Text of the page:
Police hurt as riots flare in N.Ireland over marches

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Rioting by Catholics opposed to a Protestant march in Belfast left 28 new police casualties, officials said, while pressure mounted on the province's political leaders.

The new unrest late Monday prompted a top police officer to issue a rare challenge to Northern Ireland's First Minister Peter Robinson and his deputy Martin McGuinness to condemn publicly the events.

"I did not have a call from either of them in the run-up to this event and where are they today jointly speaking out against what has happened?" Assistant Chief Constable Alistair Finlay told BBC radio.

His comments came after dissident republicans threw petrol bombs, concrete slabs and bottles at Protestant Orangemen and their police escort marching through the Ardoyne area in the north of the city late Monday.

Police responded with rubber bullets and water cannon in a bid to subdue the demonstrators. Earlier, officers in body armour removed more than 100 demonstrators who staged a sit-down protest in the road.

Fifty-five officers have been injured in 48 hours of rioting. The 28 new victims included a female officer who was hit with a breeze block, police said.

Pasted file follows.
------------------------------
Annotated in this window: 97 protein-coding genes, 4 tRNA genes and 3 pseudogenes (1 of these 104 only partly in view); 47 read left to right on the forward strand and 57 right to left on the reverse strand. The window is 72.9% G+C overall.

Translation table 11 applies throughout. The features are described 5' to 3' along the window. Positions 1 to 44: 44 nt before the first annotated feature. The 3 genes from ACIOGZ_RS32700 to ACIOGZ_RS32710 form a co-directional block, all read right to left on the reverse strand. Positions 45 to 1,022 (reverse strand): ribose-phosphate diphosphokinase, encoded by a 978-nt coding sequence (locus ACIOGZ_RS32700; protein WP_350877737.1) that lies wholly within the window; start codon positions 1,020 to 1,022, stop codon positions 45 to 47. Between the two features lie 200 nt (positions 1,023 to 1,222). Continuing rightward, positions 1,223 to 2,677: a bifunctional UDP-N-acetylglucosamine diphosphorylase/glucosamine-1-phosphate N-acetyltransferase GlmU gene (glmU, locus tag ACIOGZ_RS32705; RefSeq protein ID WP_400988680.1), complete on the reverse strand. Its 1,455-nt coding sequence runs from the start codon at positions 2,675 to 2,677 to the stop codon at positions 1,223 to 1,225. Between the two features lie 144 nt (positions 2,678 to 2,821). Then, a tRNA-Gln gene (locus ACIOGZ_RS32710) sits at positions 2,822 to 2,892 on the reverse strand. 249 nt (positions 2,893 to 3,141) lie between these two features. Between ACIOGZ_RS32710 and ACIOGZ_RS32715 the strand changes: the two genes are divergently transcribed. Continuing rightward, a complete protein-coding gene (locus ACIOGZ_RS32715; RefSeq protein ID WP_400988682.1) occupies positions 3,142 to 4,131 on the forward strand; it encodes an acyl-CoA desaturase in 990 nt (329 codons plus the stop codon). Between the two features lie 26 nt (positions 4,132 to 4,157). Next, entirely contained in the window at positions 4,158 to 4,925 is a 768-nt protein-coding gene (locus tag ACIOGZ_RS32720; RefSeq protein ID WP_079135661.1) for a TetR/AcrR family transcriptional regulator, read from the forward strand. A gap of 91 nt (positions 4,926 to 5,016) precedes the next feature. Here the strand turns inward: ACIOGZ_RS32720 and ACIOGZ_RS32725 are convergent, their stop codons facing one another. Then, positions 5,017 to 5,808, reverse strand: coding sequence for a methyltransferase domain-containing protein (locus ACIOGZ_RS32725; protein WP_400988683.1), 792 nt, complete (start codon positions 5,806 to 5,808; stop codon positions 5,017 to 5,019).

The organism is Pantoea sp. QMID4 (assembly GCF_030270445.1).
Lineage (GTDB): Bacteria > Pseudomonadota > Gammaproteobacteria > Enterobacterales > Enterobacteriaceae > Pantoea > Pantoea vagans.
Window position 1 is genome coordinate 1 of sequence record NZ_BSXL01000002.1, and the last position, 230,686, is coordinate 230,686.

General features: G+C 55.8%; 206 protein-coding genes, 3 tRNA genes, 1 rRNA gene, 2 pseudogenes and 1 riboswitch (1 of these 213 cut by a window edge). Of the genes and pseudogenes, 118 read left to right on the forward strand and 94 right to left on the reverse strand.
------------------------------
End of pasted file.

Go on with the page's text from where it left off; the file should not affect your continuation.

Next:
She and another officer are still in hospital but none of the injuries were life-threatening, they added.

The disturbances were the climax of two days of unrest in the British province.

Finlay, of the Police Service of Northern Ireland, said his officers "came under sustained attack in the Ardoyne area from bricks, bottles and petrol bombs."

A local lawmaker blamed dissident republicans determined to wreck Northern Ireland's peace process for provoking the riot, which he said would otherwise have been a peaceful protest by people in the area.

"All that was achieved by this was that it undermined local residents and prevented them holding their planned protest," said Gerry Kelly, a Belfast lawmaker from the republican Sinn Fein party.

"But it is obvious by the small numbers involved that there was no mass mobilisation."

July 12 is the biggest day in Northern Ireland's marching season and sees Protestants mark Prince William of Orange's victory over the Catholic King James II at the Battle of the Boyne in 1690.

Despite the relative calm in Northern Ireland since a peace agreement in 1998, violence frequently breaks out around July 12 as Catholics try to prevent the marches from going ahead.

The attack on the parade came after rioting late Sunday and early Monday that left 27 police injured in the province, including three with gunshot wounds, officials said. None of the injuries were life-threatening.

© 2010 AFP

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